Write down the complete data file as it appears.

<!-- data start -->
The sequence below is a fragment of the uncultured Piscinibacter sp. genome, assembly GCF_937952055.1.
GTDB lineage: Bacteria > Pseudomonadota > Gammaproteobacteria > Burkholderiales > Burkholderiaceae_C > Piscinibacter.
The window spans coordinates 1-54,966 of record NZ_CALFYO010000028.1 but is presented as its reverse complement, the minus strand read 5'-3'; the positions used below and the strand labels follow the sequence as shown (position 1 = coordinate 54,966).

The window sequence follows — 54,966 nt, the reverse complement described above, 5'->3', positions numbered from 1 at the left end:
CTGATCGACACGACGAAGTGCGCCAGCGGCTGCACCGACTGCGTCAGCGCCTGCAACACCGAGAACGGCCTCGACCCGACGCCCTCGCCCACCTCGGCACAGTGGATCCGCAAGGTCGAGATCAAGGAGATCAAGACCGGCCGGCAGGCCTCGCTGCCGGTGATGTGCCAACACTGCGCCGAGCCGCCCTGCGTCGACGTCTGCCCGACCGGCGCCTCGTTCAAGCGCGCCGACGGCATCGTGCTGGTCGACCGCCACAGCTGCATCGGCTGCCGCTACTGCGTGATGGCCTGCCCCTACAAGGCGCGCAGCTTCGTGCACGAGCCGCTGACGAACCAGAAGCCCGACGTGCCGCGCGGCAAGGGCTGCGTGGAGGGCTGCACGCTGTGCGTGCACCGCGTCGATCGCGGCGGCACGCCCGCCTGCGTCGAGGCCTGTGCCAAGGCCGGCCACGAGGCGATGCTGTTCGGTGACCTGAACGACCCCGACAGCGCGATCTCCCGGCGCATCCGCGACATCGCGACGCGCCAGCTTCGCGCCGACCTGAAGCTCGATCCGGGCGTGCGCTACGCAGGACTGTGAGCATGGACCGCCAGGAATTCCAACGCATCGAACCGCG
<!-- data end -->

The sequence below is a fragment of the uncultured Piscinibacter sp. genome, assembly GCF_937952055.1.
GTDB lineage: Bacteria > Pseudomonadota > Gammaproteobacteria > Burkholderiales > Burkholderiaceae_C > Piscinibacter.
The window spans coordinates 1-54,966 of record NZ_CALFYO010000028.1 but is presented as its reverse complement, the minus strand read 5'-3'; the positions used below and the strand labels follow the sequence as shown (position 1 = coordinate 54,966).

The window sequence follows — 54,966 nt, the reverse complement described above, 5'->3', positions numbered from 1 at the left end:
CTGATCGACACGACGAAGTGCGCCAGCGGCTGCACCGACTGCGTCAGCGCCTGCAACACCGAGAACGGCCTCGACCCGACGCCCTCGCCCACCTCGGCACAGTGGATCCGCAAGGTCGAGATCAAGGAGATCAAGACCGGCCGGCAGGCCTCGCTGCCGGTGATGTGCCAACACTGCGCCGAGCCGCCCTGCGTCGACGTCTGCCCGACCGGCGCCTCGTTCAAGCGCGCCGACGGCATCGTGCTGGTCGACCGCCACAGCTGCATCGGCTGCCGCTACTGCGTGATGGCCTGCCCCTACAAGGCGCGCAGCTTCGTGCACGAGCCGCTGACGAACCAGAAGCCCGACGTGCCGCGCGGCAAGGGCTGCGTGGAGGGCTGCACGCTGTGCGTGCACCGCGTCGATCGCGGCGGCACGCCCGCCTGCGTCGAGGCCTGTGCCAAGGCCGGCCACGAGGCGATGCTGTTCGGTGACCTGAACGACCCCGACAGCGCGATCTCCCGGCGCATCCGCGACATCGCGACGCGCCAGCTTCGCGCCGACCTGAAGCTCGATCCGGGCGTGCGCTACGCAGGACTGTGAGCATGGACCGCCAGGAATTCCAACGCATCGAACCGCG